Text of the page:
13 tips every first-gen college student should know
Are you the first in your family to attend college? If neither of your parents went to a four-year college or university — congratulations, you’re a first-generation college student! First-gen students can experience unique challenges applying, enrolling and succeeding in college – let’s make sure you are prepared. Here are 13 things every first-gen student should know about making a smooth transition from high school to college.
At Central Michigan University, your success is our goal. We even have a office dedicated to it! Check out the resources available through the Office of Student Success.Visit Office of Student Success
Applying to college
1. Get started early
It’s never too early to start researching colleges, scholarships and programs for first-gen students. Talk to your high school’s guidance or college counselor, participate in college visit days, and check out web sites for first-generation college students.
2. Research colleges with first-gen programs
Hundreds of colleges and universities offer special programs for first-gen students. Visit the websites of colleges you’re interested in and use the search function to find information on the first-gen student programs and services they offer.
3. Talk to college admission professionals
The admissions process can be very different from one university to another, and applications can range from very simple to very complex. Call the admissions office at your school of choice and request a meeting to discuss the application process.
4. Make an appointment with a financial aid advisor
Completing the Free Application for Federal Student Aid, or FAFSA, is an important step in applying for scholarships, grants and loans, and it can be confusing to understand. Most schools offer in-person or virtual appointments to talk to a financial aid advisor for help with the FAFSA and other financial aid questions. Your high school guidance counselor may also have resources to share.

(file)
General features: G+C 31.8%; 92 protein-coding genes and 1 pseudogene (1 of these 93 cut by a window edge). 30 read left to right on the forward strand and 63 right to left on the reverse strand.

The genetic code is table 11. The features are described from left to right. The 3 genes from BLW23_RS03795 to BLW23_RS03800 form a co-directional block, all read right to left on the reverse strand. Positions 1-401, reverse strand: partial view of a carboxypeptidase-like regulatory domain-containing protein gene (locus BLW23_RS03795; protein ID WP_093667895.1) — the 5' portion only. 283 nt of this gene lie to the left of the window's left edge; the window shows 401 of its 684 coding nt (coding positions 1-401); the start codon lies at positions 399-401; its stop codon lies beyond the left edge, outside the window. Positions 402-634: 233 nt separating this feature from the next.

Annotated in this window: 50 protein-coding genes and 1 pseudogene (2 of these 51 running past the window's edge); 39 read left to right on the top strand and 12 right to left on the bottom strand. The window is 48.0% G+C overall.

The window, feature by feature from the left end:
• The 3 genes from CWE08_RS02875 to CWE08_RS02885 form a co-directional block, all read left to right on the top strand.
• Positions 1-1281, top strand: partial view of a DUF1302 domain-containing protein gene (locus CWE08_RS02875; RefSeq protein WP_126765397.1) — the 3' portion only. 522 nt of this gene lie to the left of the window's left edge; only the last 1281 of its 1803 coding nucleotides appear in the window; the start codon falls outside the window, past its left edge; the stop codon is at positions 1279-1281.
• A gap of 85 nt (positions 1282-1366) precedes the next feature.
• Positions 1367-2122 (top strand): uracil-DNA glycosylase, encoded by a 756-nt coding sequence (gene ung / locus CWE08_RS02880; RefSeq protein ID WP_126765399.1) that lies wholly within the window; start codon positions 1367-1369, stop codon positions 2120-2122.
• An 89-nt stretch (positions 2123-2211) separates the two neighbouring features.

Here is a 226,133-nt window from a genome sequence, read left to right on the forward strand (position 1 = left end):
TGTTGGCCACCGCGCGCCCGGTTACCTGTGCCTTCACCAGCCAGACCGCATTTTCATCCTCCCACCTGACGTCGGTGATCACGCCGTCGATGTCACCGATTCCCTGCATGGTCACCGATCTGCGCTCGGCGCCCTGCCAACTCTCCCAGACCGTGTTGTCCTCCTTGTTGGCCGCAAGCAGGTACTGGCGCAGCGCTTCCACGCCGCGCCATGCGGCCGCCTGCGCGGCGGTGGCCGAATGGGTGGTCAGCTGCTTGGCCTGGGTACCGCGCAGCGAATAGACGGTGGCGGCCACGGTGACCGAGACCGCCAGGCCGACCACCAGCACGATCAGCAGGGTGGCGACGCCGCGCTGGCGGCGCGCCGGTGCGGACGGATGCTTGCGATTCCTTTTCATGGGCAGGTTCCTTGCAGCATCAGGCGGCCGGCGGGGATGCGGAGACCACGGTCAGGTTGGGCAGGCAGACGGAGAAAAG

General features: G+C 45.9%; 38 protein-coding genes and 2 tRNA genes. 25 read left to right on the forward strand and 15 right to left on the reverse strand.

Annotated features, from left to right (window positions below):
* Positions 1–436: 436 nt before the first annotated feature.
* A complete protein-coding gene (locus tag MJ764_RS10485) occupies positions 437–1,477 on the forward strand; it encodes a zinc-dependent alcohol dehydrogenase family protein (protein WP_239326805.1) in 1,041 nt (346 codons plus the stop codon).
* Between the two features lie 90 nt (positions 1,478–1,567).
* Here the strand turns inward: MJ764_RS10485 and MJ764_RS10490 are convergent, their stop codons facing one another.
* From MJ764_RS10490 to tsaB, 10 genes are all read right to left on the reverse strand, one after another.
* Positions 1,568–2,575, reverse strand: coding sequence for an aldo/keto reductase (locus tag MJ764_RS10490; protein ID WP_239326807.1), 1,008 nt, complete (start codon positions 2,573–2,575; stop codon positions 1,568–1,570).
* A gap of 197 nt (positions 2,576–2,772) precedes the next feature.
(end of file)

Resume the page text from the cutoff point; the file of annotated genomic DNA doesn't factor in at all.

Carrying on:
5. Make a budget
College can be expensive. In addition to paying tuition and fees, you’ll also need to budget for housing and food, books, class supplies, and more. There are numerous tools to help you create and manage a budget for college, and many schools also offer financial planning workshops.
6. Visit campus
One of the best ways to get a feel for life on a college campus is to see it for yourself! Contact the admissions office to schedule a tour, and take advantage of the opportunity to ask questions about programs for first-gen students.
7. Attend orientation
Once you’ve selected the college or university you want to attend, make sure to sign up for new student orientation. In addition to meeting with an academic advisor and scheduling classes, you’ll have the chance to learn more about campus activities, services and programs. Read more about college orientation in this blog post!
8. Follow on social media
Most colleges and universities have social media channels on every major platform – some even have channels dedicated to what’s happening on campus each day! Be sure to follow your chosen school’s official social media accounts so you’re up to speed on big events, campus traditions and more.
Thriving on campus
9. Join first-generation student organizations
Surround yourself with people who want to see you succeed! Join a first-gen club or mentoring program to find friends who share your experience and supporters who will cheer you on.
10. Get involved in campus life
In addition to first gen organizations, there are usually hundreds of student groups and clubs on a college campus. You can choose from clubs focused on sports, theater, art, language and culture, games, social justice, volunteerism and even professional networking. Students who get involved in campus life are more likely to feel like they belong at college, and they’re more likely to get good grades!
11. Know that the struggle is real
College is stressful. You’ll be in a new environment surrounded by new people, and facing new challenges. Sometimes you feel stressed out, anxious and overwhelmed – and it’s completely normal to feel that way! Know that you are not alone and that there are people and services that can help you manage your metal health and stay on the path to graduation.
12. Ask for help when you need it
Take advantage of the student supports offered by your college or university, such as tutoring programs, academic advising, counseling services, study groups, resource centers and success coaches. Remember that you are not alone on this journey!
13. Believe in yourself
You can do this! College is challenging, but you’ve got the knowledge, skills and abilities to succeed.
You’ve got an exciting journey ahead of you, first-gen student. Visit CMU’s Division of Student Affairs webpage to learn more about the programs, services and supports available to help you succeed.